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Adobe Illustrator has long been the most popular and viable vector-drawing program on the market but, for many, the learning curve is steep. In Illustrator CS3 One-on-One: The Essentials , author and leading industry expert Deke McClelland teaches the key features of Illustrator in a way that anyone can understand. He also goes beyond that, showing users how to get into the Illustrator "mindset" to make mastering Illustrator simple and easy. The training covers how to use the core drawing and shape tools, the transformation and reshaping features, text and gradients, and color management and printing features. Even if learning Illustrator has been a struggle in the past, this time it is going to make sense. Exercise files accompany the training.
I'm still working inside the Guides are go.ai document that I opened up in the previous exercise, and as you may recall I went ahead and grabbed all the guides inside of this illustration and relegated them to their own independent Guides layer down here at the bottom of the Layers palette. In this exercise I'm going to take all of the lines on the Horus layer, and make them translucent and the idea is I want to turn this Horus layer into a tracing template. By making the lines translucent, I can easily distinguish them from the lines that I'll be drawing in subsequent exercises. All right so here's what we're going to do. I'm going to go ahead and twirl open the Horus layer here so that I can see its contents, and I went ahead and clicked on the twirly triangle, in order to reveal all of the paths that are on the Horus layer.
And I also want to devote a little more room to my Layers palette so I'm going to collapse the Appearance palette above it by clicking in this neutral gray area above the Appearance tab. Now I can see that I have a total of seven objects including this group of paths here on my of Horus layer. Now if I wanted to select an independent object I would just click on its meatball like so. By clicking on this path meatball here I go ahead and select this straight segment, down here underneath the Horus eye. What if I want to make everything on this layer translucent? Why then I would click on the meatball that's associated with the layer itself, that way I can assign the translucency as an attribute to the layer so that any other items that I add to the layer become translucent as well. So I clicked on the meatball to the right of Horus inside the Layers palette. Now I'm going to go up to the Opacity value, up here inside the Options Bar/Control palette, and I'm going change the opacity value to 25% like so, and then I'm going to press the Enter key.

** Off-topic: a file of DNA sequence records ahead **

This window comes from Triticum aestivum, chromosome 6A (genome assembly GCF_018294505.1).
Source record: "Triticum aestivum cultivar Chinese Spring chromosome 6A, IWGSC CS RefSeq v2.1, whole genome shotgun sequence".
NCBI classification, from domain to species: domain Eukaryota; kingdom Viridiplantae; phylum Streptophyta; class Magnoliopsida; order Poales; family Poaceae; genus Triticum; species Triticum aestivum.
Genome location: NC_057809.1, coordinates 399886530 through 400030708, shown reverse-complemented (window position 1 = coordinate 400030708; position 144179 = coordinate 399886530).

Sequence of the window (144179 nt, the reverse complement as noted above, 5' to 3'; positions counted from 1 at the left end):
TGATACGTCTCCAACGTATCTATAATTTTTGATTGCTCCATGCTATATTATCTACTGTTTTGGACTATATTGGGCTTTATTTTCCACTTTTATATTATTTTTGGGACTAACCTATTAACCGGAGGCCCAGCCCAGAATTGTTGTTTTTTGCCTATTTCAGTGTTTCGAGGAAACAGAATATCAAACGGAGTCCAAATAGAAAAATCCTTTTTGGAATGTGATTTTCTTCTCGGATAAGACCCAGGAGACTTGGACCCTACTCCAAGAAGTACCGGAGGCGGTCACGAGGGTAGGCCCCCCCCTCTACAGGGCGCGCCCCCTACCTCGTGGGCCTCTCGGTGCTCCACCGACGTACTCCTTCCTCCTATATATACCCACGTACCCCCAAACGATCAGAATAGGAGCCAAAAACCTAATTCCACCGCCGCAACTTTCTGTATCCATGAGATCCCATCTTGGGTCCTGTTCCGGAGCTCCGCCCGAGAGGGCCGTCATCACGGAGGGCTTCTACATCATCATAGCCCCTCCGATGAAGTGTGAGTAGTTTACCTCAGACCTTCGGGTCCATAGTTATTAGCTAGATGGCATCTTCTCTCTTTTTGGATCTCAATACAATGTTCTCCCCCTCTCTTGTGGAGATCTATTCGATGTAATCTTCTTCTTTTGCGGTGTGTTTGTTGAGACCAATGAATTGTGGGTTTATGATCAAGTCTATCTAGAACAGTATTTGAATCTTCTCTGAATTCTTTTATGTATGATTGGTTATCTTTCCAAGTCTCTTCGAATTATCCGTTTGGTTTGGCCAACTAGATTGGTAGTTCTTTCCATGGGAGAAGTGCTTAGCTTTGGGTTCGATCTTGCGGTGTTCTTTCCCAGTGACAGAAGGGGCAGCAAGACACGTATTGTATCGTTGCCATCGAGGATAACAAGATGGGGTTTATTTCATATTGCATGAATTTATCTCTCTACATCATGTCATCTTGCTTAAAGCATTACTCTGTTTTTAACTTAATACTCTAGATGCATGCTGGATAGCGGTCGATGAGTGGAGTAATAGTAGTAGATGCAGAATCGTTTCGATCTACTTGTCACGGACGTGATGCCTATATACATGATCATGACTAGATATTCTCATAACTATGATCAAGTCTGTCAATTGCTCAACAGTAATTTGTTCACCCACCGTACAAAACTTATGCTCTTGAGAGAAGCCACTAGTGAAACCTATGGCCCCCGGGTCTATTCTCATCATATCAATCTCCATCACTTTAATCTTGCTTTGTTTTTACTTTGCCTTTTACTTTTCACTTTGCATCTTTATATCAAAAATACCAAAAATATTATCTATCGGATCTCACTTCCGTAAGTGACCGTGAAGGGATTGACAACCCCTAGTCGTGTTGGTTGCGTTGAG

Now you may wonder why, up here in the Control palette, why some of these items appear as little hyperlinks. That means if you click on the little hyperlinks, you're going to bring up a subpalette of options and we don't need this subpalette, I just want you to see what these little hyperlink options do. They bring up still more options. Anyway I've changed all of the contents of this Horus layer to 25% opacity, that means that we can see through these objects and we can easily distinguish them from the objects that we'll be drawing in the next exercises on the Draw here layer.
All right having done that I'm going to go ahead and twirl close the Horus layer and I'm going to go ahead and lock this layer as well because I don't want to take any chance of modifying the contents of this layer, and that's how you make a tracing template inside of Illustrator. It's not the only way to work, but it does turn out to be the easiest way to work in my opinion. Now all I suggest you go ahead and click on the Draw here layer and turn it on. Click it's eyeball so that you can see the contents of this layer. I've already gone ahead and drawn, I've gone ahead and given you the couple paths that I drew with the Pen Tool and we'll be seeing how the Pen Tool works in a later chapter.
But for now note that we've got one open path and one closed path, and what that means is the open path is a line and the closed path is a closed shape in which all the points join each other with curved segments here. So we've got those paths in place. In the next exercise we will begin adding other paths to the illustration, starting with this vertical line right there.
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